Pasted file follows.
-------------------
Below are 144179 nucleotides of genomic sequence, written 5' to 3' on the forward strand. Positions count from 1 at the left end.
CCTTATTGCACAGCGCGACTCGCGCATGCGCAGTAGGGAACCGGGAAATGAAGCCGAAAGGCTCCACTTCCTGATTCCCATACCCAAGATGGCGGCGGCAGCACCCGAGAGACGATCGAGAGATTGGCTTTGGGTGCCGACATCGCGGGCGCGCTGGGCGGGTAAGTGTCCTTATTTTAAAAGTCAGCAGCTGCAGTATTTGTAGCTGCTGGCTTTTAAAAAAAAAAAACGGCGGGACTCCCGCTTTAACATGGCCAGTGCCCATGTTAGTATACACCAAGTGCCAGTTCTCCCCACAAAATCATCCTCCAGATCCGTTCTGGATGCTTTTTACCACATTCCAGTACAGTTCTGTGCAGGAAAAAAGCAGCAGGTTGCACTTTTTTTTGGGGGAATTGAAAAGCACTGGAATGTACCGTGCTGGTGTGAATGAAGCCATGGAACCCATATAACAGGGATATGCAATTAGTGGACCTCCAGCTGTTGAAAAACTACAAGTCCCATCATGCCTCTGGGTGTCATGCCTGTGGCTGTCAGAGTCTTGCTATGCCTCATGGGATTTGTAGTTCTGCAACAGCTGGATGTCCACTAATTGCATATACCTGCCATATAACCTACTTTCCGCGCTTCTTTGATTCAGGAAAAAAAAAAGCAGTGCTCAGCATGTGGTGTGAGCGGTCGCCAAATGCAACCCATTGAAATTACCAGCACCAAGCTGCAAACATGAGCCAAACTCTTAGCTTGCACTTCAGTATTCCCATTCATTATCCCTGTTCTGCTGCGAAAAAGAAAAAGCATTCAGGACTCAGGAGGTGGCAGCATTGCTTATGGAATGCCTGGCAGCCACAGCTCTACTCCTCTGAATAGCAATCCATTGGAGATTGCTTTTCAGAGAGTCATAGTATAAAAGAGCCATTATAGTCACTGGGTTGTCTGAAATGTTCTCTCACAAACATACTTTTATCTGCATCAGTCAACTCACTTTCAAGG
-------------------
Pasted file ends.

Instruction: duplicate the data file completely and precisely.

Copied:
Below are 144179 nucleotides of genomic sequence, written 5' to 3' on the forward strand. Positions count from 1 at the left end.
CCTTATTGCACAGCGCGACTCGCGCATGCGCAGTAGGGAACCGGGAAATGAAGCCGAAAGGCTCCACTTCCTGATTCCCATACCCAAGATGGCGGCGGCAGCACCCGAGAGACGATCGAGAGATTGGCTTTGGGTGCCGACATCGCGGGCGCGCTGGGCGGGTAAGTGTCCTTATTTTAAAAGTCAGCAGCTGCAGTATTTGTAGCTGCTGGCTTTTAAAAAAAAAAAACGGCGGGACTCCCGCTTTAACATGGCCAGTGCCCATGTTAGTATACACCAAGTGCCAGTTCTCCCCACAAAATCATCCTCCAGATCCGTTCTGGATGCTTTTTACCACATTCCAGTACAGTTCTGTGCAGGAAAAAAGCAGCAGGTTGCACTTTTTTTTGGGGGAATTGAAAAGCACTGGAATGTACCGTGCTGGTGTGAATGAAGCCATGGAACCCATATAACAGGGATATGCAATTAGTGGACCTCCAGCTGTTGAAAAACTACAAGTCCCATCATGCCTCTGGGTGTCATGCCTGTGGCTGTCAGAGTCTTGCTATGCCTCATGGGATTTGTAGTTCTGCAACAGCTGGATGTCCACTAATTGCATATACCTGCCATATAACCTACTTTCCGCGCTTCTTTGATTCAGGAAAAAAAAAAGCAGTGCTCAGCATGTGGTGTGAGCGGTCGCCAAATGCAACCCATTGAAATTACCAGCACCAAGCTGCAAACATGAGCCAAACTCTTAGCTTGCACTTCAGTATTCCCATTCATTATCCCTGTTCTGCTGCGAAAAAGAAAAAGCATTCAGGACTCAGGAGGTGGCAGCATTGCTTATGGAATGCCTGGCAGCCACAGCTCTACTCCTCTGAATAGCAATCCATTGGAGATTGCTTTTCAGAGAGTCATAGTATAAAAGAGCCATTATAGTCACTGGGTTGTCTGAAATGTTCTCTCACAAACATACTTTTATCTGCATCAGTCAACTCACTTTCAAGG